Ask An Expert
“You have to be willing to allow someone else to peel back the layers”
Bree is the definition of a jack of all trades. Bree is a personal trainer, running coach, nutritionist, and ultra runner on top of being a wife, mother and competitive athlete. With a collection of impressive wins under her belt that she achieved throughout the years, the prestigious title of 2016 USA Track and Field Female Masters Mountain Ultrarunner of the Year (Pacific Division), and earning the USATF Female Masters National 50km Trail Championship in the same year, it is safe to say Bree is a force to be reckoned with.
What made you decide to pursue coaching?
What areas of coaching do you cover and what exactly do certain ones do?
Bree: I cover a few specific areas of coaching including:
- Runner Coaching
- Fitness Coaching
- Lifestyle Coaching
- Nutritional Coaching
- Wellness Coaching
I have business professionals I coach with so much stress from work and travel; they struggle to find the balance they desire. I work with these clients to help provide the necessary physical exercise and perspective to live in a more balanced way.
From nutritional guidance to overall wellness coaching, I provide insight to ensure each of my clients can achieve their goals.
For those looking to run their first marathon or looking to achieve their personal best time, I provide full performance run coaching including a custom training plan.
No matter the type of coaching provided, my motivation is helping my clients achieve their specific goals. Whether it’s better overall health or reaching a specific fitness goal, I am here to help you live a fulfilling life.
Is there a specific place to start with coaching?
Bree: You know, it really is interesting because a lot of people have a different view on where to start, and it typically is always a little different than my view. I don’t think people, in general, are willing to peel back the layers to the degree that I have them look at. I love when people are ambitious and come to me with goals but I also like to be realistic to get them started on the road to a successful journey.
I like to start a little smaller and progress through the stages, I think oftentimes we tend to think we know what is best but a benefit of having a coach is to be able to take a step back and look at your history and all of these other areas that you might not be willing to look into at first, and then use a more realistic perspective of what your ultimate goal is.
What are some other benefits to having a coach?
Bree: To answer this question it helps to understand that different people have different views on coaching. And it is something that can be oversimplified by people who don’t necessarily understand the process behind it.
In many aspects of life, the most successful people have mentors. When you can find a coach with experience and expertise in the field you want to progress in, that’s invaluable.
For a runner no matter what level you are at, you ultimately need somebody who truly understands how you can get the most out of your body and how to change your body.
You may know what is best for your body but you may not know how to improve it. I really believe as a coach that truly is my job. If what you are doing isn’t working you need to be willing to change it. When you do make changes, you are going to see improvement.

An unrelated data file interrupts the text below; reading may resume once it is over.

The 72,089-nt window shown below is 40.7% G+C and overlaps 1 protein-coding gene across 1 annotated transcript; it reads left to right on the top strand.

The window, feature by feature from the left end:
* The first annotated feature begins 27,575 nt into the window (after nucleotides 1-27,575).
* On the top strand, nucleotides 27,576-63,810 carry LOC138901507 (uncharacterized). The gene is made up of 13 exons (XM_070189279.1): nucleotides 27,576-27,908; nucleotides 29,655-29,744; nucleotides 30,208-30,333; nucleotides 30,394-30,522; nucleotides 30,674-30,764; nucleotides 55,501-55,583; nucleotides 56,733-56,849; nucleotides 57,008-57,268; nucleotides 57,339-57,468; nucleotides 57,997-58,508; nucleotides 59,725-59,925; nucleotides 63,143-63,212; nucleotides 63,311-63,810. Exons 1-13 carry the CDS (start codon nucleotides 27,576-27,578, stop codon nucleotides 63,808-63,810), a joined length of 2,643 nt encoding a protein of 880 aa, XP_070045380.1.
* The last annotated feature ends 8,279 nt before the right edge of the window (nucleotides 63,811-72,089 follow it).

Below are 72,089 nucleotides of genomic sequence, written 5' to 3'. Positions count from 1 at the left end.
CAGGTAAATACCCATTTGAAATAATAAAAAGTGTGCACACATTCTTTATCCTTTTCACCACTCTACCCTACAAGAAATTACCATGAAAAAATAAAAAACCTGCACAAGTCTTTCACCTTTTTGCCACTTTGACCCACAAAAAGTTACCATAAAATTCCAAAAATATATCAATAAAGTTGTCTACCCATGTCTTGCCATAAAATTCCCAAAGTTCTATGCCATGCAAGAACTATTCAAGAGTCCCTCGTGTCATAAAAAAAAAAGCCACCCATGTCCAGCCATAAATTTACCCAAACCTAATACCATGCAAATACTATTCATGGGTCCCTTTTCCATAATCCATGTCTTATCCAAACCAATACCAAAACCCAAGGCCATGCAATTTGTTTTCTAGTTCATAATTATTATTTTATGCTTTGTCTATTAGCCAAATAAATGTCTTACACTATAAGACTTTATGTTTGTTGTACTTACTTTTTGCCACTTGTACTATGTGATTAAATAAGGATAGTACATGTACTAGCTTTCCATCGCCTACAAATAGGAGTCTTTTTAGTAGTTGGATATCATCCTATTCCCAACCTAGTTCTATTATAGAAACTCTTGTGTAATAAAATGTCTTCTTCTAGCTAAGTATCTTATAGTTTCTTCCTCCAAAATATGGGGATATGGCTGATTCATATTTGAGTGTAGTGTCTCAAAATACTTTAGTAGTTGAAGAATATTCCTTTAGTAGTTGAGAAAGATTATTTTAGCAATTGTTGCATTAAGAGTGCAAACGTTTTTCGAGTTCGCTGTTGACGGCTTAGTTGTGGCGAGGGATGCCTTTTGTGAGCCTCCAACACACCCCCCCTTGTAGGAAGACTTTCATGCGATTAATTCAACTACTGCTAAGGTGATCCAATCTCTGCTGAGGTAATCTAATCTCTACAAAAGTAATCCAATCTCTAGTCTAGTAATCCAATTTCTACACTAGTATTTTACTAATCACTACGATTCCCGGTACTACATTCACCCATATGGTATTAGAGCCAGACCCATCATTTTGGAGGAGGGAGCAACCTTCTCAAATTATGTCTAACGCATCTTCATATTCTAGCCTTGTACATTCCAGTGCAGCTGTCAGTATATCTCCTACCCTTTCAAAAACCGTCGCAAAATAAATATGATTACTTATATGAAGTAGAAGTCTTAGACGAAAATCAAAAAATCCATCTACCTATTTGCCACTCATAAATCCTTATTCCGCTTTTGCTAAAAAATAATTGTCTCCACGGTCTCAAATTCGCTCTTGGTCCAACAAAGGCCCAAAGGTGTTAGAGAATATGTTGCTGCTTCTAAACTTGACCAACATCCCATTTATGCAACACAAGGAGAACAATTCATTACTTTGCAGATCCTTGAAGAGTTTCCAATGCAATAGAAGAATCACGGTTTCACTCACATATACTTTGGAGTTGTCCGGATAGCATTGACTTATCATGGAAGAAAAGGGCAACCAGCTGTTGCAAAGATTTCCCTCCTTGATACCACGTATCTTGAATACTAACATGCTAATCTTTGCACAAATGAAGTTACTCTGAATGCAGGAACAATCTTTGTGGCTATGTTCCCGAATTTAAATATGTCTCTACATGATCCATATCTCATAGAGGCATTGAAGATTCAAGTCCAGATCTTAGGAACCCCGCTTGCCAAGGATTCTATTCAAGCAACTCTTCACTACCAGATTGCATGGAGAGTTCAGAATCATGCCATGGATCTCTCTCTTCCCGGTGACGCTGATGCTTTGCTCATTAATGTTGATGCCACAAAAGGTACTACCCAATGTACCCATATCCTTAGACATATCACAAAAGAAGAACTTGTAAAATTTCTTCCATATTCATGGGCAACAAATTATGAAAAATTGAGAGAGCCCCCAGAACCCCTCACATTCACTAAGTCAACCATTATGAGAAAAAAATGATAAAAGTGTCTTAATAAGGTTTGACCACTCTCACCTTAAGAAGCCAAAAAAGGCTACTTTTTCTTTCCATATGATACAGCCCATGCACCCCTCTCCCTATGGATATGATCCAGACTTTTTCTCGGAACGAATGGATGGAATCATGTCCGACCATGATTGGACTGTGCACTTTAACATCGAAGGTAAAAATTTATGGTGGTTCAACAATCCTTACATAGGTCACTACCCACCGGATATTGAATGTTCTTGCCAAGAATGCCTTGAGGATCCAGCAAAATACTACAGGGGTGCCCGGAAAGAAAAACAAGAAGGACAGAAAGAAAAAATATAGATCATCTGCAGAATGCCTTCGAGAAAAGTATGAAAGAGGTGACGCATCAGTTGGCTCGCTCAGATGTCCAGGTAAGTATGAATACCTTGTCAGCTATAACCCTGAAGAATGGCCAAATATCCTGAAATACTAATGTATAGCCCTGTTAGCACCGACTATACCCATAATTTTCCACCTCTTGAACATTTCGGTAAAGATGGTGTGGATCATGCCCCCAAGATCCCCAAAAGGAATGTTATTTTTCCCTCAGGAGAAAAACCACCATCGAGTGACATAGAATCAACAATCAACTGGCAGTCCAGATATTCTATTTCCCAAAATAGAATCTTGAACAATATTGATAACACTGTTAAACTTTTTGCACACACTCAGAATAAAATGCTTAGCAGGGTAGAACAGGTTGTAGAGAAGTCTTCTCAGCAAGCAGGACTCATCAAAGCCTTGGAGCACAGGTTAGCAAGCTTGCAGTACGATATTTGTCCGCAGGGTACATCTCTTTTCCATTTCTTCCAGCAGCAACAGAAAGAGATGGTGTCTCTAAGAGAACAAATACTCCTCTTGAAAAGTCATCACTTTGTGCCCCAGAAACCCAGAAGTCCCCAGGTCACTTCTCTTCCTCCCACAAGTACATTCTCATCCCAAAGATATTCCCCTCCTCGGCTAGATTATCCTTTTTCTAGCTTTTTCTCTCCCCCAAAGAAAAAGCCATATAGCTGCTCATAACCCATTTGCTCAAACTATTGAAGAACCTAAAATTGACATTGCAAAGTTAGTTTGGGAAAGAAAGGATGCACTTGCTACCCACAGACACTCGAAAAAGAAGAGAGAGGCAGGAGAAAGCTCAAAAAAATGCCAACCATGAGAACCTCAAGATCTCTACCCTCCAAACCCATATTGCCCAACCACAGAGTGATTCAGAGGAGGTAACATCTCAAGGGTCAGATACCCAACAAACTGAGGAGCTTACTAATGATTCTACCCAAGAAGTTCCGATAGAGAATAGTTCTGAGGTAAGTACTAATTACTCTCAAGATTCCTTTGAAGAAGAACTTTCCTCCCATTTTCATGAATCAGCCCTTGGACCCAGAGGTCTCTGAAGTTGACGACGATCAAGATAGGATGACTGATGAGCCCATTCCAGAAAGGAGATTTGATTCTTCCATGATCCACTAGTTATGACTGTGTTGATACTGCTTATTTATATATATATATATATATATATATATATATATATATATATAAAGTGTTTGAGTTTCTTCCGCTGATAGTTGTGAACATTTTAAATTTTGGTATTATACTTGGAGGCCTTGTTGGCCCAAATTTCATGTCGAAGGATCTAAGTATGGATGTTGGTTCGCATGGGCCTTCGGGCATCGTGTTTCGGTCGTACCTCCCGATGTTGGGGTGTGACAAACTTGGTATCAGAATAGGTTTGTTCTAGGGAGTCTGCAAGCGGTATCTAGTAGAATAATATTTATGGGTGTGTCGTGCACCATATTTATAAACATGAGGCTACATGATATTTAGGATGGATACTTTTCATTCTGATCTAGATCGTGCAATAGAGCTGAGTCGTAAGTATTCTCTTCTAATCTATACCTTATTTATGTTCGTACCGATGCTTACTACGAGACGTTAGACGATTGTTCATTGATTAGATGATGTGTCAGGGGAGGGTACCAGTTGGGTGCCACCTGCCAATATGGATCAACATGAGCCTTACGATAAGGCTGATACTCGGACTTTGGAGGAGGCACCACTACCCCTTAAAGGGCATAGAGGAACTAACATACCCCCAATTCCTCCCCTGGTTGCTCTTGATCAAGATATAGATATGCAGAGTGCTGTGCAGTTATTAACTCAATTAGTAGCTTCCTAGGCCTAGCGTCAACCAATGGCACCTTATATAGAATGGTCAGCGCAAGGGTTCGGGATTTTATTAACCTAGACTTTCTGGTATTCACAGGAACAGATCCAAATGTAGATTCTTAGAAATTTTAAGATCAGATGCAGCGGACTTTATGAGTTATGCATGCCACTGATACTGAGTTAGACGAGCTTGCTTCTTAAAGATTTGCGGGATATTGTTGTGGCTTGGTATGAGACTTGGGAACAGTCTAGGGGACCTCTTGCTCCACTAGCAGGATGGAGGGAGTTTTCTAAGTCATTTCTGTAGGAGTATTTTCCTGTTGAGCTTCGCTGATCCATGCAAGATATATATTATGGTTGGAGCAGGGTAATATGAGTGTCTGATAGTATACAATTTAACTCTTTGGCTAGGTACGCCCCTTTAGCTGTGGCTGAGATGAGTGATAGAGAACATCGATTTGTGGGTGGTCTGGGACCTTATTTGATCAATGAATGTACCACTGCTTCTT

Does coaching an advance level runner vs an entry level runner change the way you do your job?
Bree: It absolutely does.
When you are training an entry-level person the fitness bump that happens is going to be much more apparent. Even medium to intermediate level runners are going to experience a very noticeable fitness bump.
For an advance level runner, seeing that fitness bump takes more work. It takes greater understanding and more tweaking to really deliver the desired result. People who are at an advanced level, in anything involving fitness, are performing at a much higher caliber and it takes longer to get those gains.
It’s still a matter of discipline, dedication, and consistency. I believe when you are dealing with advanced level clients the coaching relationship becomes more critical.
What keeps you motivated to coach others on their fitness or running journey?
Bree: Me and my husband like to stay in sometimes and watch videos from the old days; the coaches from the ’60s and ’70s. I like to see how these amazing runners were being coached in the early days, so to speak, and compare that to what has changed and how much is the same.
During one of these videos we saw a place in Iten, Kenya called the home of champions where world-class runners go to be coached the Kenyan way, in its raw and purest form. I absolutely love watching these runners who every day are absorbing their training and eating properly. Everything just comes together for them and their commitment to the sport is so obvious.
I want to be able to keep that type of passion and commitment alive with my clients over here where there can be so many distractions. You know, the runners over there are Olympians, the best in the world. They are still being coached at the pinnacle of their career.
If there was one thing you wanted people without a coach to know about coaching what would that be?
Bree: I think you have to be willing to allow somebody else to peel back the layers of what you think is best and expose the areas you may be the weakest in. If you can trust the process, you can see the desired results. A coach is here to help you make the proper changes and turn you into the best athlete you can be.
Bree Lambert sounded so passionate and excited when discussing her career as a coach. In a previous blog, I listed some beginner tips for entry-level runners and after this conversation, I would add coaching to that list indefinitely.
The benefits of having a coach from the most entry-level to the highest caliber of fitness are uncountable.